Fabric exporters must adjust to liberalised market
HONG KONG'S clothing and textile exporters should brace themselves against uncompetitive countries attempting to obstruct their new trade freedom, the director-general of trade, Tony Miller, said yesterday.
Mr Miller, speaking to the Hong Kong Exporters' Association about the 10-year phasing out of the Multi-Fibre Arrangement also warned of a possible threat to Hong Kong jobs as the industry cut costs by shifting its factories to China.
He said: ''This is a reasonable period for Hong Kong's economy to adjust to a more liberal regime and I have no doubt that the trade will successfully adjust and that, contrary to popular expectations, we will still have a considerable textile and clothing industry for some time to come.'' The 20-year old Multi-Fibre Arrangement was the framework for bilateral agreements regulating half the world's textile and clothing trade.
The arrangement bound 90 per cent of Hong Kong's textile and clothing exports to export ceilings.
It was introduced as a series of bilateral quotas negotiated between importing and exporting nations. As such, it contradicted the market principles of the General Agreement on Tariffs and Trade (GATT).
The recently concluded Uruguay Round of trade talks agreed that the arrangement's replacement should begin on January 1 next year.
Mr Miller said: ''This phasing out period is designed to provide certainty to the trade and avoid abrupt changes. It is designed to allow both importers and exporters to adjust, recognising that over time the restraints have introduced enormous distortions in both trade and investment world-wide.
''The phase-out of the arrangement will bring the industry some relief, albeit a little late. Ten years provides a reasonable period for the world to adjust to a new regime. We will be looking for ways within the phase-out to ensure that the adjustment for Hong Kong's industry is as smooth as possible.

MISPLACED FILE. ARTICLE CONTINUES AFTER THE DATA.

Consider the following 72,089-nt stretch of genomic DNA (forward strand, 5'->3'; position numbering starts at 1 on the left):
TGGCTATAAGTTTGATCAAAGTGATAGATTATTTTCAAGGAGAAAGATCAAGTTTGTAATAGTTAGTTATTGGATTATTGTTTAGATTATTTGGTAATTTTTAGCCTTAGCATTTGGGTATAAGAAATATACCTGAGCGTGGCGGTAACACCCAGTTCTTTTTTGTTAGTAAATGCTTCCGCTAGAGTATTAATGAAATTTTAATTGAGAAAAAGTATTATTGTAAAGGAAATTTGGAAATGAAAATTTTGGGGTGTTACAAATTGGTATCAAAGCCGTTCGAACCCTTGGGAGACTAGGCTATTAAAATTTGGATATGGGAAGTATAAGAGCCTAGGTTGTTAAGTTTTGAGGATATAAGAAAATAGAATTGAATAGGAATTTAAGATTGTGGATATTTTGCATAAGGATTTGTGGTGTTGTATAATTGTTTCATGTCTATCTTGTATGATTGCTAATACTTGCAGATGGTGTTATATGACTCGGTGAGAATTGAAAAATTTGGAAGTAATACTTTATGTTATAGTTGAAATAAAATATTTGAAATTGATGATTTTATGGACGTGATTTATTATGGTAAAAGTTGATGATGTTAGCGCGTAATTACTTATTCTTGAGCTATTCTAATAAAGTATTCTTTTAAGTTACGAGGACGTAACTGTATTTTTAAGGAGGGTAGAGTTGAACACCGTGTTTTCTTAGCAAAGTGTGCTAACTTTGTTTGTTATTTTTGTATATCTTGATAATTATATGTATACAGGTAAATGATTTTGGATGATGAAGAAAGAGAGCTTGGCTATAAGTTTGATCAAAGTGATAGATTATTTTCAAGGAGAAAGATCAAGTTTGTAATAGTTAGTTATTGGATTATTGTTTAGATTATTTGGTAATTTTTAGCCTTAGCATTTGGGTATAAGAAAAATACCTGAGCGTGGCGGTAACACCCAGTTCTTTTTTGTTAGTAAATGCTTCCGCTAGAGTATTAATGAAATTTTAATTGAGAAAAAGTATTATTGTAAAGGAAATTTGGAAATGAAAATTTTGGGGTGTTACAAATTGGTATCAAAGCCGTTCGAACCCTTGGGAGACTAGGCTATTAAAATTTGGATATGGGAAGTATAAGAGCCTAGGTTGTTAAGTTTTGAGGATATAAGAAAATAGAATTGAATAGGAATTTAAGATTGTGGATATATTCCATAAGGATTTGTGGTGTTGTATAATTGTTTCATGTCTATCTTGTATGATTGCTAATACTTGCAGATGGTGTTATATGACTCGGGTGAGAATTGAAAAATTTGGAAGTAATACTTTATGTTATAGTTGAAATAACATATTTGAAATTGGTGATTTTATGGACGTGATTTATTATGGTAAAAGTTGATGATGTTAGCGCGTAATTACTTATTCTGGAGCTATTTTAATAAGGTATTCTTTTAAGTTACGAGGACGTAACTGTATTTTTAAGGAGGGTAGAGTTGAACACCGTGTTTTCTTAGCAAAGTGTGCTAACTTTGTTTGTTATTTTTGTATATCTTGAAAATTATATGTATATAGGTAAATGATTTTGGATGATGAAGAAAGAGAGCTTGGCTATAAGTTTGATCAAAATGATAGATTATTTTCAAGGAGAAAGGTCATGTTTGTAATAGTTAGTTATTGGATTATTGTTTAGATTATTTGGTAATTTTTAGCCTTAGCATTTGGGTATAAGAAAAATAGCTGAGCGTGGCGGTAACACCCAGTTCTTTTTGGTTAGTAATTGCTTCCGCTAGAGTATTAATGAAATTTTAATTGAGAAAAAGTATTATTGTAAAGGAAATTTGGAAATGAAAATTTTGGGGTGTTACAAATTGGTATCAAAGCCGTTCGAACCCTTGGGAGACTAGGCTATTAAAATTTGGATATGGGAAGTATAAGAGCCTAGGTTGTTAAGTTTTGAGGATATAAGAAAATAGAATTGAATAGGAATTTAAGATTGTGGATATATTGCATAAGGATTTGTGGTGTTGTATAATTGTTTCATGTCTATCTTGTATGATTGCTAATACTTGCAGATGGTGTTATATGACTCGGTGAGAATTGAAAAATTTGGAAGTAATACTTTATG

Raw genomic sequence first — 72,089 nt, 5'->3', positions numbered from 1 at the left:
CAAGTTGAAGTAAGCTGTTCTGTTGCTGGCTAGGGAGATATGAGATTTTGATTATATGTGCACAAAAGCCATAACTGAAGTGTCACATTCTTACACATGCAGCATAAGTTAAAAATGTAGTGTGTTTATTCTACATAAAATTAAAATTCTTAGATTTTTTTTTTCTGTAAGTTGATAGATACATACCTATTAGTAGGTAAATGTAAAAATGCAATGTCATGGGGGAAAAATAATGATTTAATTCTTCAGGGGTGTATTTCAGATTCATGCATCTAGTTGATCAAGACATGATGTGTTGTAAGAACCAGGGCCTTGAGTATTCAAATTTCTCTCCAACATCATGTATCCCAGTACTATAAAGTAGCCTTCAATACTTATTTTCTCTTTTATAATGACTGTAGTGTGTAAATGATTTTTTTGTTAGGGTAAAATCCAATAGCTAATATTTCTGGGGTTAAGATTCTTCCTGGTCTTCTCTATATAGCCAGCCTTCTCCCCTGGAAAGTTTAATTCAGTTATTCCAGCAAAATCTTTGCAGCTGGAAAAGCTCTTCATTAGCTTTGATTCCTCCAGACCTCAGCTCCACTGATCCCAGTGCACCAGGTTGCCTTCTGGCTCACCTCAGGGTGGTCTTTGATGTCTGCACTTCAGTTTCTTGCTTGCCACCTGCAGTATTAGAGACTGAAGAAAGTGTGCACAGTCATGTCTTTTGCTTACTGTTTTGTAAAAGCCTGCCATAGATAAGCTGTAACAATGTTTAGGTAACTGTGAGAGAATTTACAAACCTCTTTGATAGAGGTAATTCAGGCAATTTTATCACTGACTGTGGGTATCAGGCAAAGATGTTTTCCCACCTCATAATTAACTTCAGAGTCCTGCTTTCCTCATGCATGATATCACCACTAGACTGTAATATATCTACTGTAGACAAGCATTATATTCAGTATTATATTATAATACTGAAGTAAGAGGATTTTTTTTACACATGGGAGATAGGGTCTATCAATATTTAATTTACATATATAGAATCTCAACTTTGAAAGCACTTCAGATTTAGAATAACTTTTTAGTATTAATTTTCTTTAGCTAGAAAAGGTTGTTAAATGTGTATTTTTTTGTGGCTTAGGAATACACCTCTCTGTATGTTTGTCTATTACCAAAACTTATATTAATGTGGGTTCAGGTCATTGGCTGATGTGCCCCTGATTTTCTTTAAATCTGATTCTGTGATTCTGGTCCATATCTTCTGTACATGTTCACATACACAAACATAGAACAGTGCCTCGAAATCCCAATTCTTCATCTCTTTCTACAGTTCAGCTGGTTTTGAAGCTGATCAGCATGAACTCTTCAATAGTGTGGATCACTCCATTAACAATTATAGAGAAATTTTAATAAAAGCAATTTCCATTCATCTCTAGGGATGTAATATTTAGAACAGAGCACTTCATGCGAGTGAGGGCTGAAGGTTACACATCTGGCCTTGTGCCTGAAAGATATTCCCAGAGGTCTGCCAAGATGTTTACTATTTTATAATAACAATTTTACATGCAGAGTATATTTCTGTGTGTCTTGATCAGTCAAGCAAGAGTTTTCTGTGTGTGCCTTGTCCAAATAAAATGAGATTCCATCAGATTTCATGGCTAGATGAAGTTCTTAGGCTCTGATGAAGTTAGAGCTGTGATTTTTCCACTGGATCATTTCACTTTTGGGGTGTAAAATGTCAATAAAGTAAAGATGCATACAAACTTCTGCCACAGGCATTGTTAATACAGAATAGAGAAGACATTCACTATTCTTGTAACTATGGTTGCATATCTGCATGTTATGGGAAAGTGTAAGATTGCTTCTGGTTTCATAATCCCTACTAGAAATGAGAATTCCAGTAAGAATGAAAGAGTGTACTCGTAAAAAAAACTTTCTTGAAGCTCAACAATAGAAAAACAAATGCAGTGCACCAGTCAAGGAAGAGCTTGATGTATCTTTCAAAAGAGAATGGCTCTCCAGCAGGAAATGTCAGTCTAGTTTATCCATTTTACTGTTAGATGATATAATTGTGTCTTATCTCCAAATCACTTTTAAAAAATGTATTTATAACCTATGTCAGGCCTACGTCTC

''Key elements of industry are likely to remain in the territory, but the more labour intensive jobs will tend to move to lower-wage economies. The labour force will need to adapt, but the experience with other industries has been that more than sufficient jobs are being created in the service sector all the time to take up any slack.'' Mr Miller cautioned that some importing countries could seek protection through the use of anti-dumping laws.
''The increasingly global nature of textiles and clothing production processes should encourage competition and make such protection more difficult to sustain,'' he said.
Meanwhile, Hong Kong became the world's eighth largest exporter and seventh largest importer last year, an annual report from the GATT secretariat said.
On the basis of trade value in 1992, Hong Kong was placed 10th in the world.
The report, entitled Overview of Developments in 1993 and Outlook for 1994, predicted there would be improved growth in world trade this year, despite a two per cent drop in growth to 2.5 per cent last year.
Mr Miller said Hong Kong's improving trading position demonstrated the benefits of the territory's strict adherence to free trade principles.
''It is also an illustration of how dependent Hong Kong is on the free flow of trade,'' he said.
He also said the successful conclusion of the Uruguay Round would provide a further boost to world trade.